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A Nigerian woman sits on a mattress with her infant child.
Nation of extremes


The International Rescue Committee provides vital support to Nigerians struggling to overcome a daunting combination of poverty, corruption, natural disaster and terror to rebuild their livelihoods, respect and future.

Country facts
  • Population: 174 million
  • People displaced by crisis: 2.5 million
  • Rank in Human Development Index: 152 of 188
IRC response
  • Started work in Nigeria: 2012, in response to flooding; launched emergency response in 2014 to assist survivors of violence
  • People assisted in 2015: Over 1 million
  • People we hope to reach per year by 2020: 5 million

Nigeria crisis briefing

Nigeria, the most populous country in Africa, has endured decades of political instability and economic inequality only to suffer more recently from horrific attacks by Boko Haram, the world’s deadliest terrorist group. The IRC provides displaced Nigerians and vulnerable host communities in the northeast region of the country, where Boko Haram has been most active, with emergency relief and humanitarian aid.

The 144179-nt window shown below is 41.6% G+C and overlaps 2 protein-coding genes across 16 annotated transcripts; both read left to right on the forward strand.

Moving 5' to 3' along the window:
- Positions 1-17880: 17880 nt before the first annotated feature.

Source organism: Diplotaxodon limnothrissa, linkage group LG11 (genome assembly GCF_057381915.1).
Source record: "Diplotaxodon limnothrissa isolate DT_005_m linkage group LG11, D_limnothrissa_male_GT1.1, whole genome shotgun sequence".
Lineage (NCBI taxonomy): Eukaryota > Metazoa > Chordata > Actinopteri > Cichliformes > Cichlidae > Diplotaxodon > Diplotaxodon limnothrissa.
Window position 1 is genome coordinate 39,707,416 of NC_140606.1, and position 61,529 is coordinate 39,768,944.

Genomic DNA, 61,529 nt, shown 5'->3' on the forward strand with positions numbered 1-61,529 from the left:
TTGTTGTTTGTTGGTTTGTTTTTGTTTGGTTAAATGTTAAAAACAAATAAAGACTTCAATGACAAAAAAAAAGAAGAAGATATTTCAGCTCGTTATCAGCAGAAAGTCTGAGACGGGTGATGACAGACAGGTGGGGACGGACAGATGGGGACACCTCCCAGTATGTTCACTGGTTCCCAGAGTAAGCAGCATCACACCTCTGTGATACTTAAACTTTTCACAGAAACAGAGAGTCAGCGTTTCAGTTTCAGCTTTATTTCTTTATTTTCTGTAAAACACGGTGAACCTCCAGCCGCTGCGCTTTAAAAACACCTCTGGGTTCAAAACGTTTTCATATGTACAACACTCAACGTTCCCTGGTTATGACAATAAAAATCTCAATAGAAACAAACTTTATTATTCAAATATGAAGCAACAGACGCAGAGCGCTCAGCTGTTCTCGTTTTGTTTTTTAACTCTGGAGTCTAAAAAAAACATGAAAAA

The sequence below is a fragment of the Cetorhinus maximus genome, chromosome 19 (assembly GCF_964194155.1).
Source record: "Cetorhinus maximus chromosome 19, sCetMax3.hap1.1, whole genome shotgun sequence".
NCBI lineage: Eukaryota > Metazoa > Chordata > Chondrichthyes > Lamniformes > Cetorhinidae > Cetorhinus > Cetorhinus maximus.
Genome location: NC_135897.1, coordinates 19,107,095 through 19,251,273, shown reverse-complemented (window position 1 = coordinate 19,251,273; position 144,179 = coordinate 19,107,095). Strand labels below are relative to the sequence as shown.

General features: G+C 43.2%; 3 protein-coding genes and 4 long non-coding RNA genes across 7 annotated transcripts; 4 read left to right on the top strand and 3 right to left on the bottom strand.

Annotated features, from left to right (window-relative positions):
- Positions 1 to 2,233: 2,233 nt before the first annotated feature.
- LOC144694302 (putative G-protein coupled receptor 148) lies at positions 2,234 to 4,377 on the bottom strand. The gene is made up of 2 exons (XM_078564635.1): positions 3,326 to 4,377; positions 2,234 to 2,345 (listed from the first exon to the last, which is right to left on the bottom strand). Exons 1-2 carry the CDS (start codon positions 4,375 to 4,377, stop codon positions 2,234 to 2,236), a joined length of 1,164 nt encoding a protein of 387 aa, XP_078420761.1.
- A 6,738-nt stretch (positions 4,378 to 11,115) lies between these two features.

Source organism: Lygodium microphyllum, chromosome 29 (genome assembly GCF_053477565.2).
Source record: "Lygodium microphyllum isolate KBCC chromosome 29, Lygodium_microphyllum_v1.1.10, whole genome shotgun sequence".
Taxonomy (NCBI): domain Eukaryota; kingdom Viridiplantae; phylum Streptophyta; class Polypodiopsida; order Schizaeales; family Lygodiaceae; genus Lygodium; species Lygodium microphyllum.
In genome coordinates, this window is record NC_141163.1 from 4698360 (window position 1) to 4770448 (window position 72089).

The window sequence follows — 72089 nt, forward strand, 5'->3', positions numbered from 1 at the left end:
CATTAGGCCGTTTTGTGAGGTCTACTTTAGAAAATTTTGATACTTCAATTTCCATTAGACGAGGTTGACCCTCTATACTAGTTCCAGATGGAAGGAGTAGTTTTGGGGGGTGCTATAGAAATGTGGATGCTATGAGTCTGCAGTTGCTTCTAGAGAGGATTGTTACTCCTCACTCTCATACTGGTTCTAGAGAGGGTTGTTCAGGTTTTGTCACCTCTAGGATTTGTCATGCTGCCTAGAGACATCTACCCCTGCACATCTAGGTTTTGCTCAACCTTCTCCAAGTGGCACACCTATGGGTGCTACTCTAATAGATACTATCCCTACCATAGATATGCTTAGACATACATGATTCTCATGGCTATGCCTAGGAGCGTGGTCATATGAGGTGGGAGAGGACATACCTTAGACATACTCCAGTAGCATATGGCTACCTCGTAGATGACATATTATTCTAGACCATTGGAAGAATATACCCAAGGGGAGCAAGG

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What caused the crisis in Nigeria?

Nigeria is a diverse country with areas of great wealth and profound poverty. Despite massive oil revenues, nearly two-thirds of the population lives in poverty, especially in the marginalised and underserved north and northeast regions. Nigeria’s vulnerability to drought, flooding and other forms of extreme weather also contributes to the chronic malnutrition and frequent outbreaks of disease that has affected more than 13.5 million people.

Although decades of military rule ended when Nigeria regained democracy in 1999, the country has been plagued by political, economic and social challenges that threaten the consolidation of gains made since its transition to civilian government. 

Since 2014, the world’s deadliest militant group, Boko Haram, has killed thousands, abducted at least 2,000 women and children, and uprooted over 2.5 million. Many Nigerians who fled to neighbouring Chad, Cameroon and Niger have been forced to return because of deteriorating conditions in those nations.